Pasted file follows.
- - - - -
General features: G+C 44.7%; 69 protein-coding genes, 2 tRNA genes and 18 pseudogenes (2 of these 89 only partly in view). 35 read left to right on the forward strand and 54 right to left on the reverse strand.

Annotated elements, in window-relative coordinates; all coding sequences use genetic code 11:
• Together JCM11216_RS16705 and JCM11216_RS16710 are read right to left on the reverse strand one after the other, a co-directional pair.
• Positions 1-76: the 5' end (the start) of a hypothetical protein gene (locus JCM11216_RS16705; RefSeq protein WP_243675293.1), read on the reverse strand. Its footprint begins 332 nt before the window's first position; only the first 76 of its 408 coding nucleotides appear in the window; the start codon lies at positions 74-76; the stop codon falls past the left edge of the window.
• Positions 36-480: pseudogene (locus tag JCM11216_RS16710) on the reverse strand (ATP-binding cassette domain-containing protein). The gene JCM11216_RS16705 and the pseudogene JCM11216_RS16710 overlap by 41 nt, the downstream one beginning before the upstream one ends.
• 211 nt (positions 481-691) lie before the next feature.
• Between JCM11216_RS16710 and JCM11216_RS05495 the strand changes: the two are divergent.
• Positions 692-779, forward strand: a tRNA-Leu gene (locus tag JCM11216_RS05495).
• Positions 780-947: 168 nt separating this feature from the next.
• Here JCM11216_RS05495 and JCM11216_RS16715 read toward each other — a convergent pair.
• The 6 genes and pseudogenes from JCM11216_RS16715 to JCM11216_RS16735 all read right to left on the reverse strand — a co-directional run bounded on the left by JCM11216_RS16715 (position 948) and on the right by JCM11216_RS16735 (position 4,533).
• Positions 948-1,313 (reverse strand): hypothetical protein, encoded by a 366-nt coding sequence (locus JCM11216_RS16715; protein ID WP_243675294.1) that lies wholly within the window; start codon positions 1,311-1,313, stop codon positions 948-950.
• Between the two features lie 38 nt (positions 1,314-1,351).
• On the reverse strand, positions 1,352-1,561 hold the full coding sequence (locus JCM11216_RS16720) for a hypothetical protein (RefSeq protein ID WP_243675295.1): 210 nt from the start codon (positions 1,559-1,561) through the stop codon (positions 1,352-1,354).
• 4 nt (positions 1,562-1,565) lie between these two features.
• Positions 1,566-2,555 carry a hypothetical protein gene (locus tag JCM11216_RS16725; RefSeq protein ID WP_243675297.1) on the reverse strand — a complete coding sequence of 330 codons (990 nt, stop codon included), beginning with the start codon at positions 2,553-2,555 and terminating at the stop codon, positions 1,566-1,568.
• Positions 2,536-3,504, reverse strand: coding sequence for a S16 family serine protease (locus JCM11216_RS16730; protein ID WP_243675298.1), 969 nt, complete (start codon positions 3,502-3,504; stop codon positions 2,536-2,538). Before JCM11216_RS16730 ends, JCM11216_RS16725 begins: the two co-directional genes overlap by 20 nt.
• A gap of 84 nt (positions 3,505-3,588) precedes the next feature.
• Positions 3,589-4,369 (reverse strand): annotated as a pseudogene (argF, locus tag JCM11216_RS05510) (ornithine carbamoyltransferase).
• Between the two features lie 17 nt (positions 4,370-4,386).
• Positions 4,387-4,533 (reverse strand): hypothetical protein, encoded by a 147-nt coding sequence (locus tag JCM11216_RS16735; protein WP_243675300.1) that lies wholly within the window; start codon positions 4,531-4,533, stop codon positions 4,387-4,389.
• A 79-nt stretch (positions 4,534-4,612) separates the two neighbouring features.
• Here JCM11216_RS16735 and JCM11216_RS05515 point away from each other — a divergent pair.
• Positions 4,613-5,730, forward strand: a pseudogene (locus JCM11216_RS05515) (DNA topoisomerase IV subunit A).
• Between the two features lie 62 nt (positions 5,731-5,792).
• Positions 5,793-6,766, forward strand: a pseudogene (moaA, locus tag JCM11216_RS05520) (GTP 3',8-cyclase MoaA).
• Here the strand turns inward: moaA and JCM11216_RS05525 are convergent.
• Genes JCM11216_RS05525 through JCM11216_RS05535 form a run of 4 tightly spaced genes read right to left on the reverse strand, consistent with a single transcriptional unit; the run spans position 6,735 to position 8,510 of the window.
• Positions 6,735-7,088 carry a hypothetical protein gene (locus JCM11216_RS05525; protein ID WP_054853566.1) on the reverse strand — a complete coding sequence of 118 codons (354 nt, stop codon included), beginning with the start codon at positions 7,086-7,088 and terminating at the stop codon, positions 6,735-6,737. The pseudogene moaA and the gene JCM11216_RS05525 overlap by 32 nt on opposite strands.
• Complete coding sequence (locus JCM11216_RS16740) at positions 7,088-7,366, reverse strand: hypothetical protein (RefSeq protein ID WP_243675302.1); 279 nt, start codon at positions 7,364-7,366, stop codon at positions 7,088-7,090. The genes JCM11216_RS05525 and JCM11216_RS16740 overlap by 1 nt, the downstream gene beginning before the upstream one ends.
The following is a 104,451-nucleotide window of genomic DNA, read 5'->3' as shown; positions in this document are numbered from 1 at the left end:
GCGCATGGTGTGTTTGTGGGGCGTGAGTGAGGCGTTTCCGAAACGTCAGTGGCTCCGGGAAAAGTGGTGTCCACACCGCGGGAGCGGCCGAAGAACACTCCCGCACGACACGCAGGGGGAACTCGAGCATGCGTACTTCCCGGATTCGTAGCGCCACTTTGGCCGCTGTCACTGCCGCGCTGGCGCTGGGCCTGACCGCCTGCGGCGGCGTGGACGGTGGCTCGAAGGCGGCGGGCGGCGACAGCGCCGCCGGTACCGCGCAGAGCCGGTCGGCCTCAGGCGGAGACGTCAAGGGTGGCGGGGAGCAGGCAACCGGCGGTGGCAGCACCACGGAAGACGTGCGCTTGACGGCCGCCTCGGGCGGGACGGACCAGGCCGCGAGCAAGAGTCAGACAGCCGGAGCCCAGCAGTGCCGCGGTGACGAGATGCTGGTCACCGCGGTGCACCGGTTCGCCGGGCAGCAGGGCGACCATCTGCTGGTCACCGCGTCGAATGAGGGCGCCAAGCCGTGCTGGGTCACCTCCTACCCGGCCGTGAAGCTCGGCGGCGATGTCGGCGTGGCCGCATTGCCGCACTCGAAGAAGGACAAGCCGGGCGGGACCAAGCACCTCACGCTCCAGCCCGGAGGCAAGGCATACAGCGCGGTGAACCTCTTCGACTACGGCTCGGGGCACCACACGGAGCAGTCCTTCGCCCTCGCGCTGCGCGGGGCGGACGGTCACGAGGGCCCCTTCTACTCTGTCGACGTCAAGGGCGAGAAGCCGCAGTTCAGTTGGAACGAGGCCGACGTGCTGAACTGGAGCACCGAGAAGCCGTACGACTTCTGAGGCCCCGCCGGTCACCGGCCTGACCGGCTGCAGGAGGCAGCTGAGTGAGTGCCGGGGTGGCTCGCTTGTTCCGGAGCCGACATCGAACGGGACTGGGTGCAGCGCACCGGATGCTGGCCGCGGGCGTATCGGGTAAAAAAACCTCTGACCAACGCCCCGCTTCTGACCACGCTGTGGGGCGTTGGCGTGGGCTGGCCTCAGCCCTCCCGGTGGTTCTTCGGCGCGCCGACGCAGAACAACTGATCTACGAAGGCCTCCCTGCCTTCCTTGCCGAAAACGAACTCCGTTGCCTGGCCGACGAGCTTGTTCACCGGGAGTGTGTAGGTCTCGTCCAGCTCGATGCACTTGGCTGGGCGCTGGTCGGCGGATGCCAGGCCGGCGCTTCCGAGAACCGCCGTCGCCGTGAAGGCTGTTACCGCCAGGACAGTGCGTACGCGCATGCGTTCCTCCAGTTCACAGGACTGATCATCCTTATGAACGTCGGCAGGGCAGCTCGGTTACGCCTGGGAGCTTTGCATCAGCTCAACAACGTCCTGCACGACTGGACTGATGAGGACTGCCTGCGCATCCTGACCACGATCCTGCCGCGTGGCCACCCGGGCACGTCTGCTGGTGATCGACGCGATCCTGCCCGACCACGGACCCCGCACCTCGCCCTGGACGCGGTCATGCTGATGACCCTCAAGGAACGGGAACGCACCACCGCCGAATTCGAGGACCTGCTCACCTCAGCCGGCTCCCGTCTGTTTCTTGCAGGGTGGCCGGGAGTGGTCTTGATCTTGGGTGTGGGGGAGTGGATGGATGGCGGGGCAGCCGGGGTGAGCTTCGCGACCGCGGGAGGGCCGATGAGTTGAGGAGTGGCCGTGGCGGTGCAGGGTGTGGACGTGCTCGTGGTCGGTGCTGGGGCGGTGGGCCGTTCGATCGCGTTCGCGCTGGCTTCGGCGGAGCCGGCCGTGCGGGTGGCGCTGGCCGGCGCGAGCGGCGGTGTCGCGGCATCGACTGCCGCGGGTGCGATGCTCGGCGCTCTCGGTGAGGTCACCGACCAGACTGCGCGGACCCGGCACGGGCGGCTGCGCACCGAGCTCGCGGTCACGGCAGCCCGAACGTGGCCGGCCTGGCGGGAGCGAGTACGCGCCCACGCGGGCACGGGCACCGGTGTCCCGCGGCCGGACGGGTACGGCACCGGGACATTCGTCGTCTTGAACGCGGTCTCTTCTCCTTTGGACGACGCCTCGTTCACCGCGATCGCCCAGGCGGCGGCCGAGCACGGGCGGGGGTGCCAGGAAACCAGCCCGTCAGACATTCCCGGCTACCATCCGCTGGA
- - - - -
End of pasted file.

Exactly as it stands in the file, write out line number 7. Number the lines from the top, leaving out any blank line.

• Between JCM11216_RS16710 and JCM11216_RS05495 the strand changes: the two are divergent.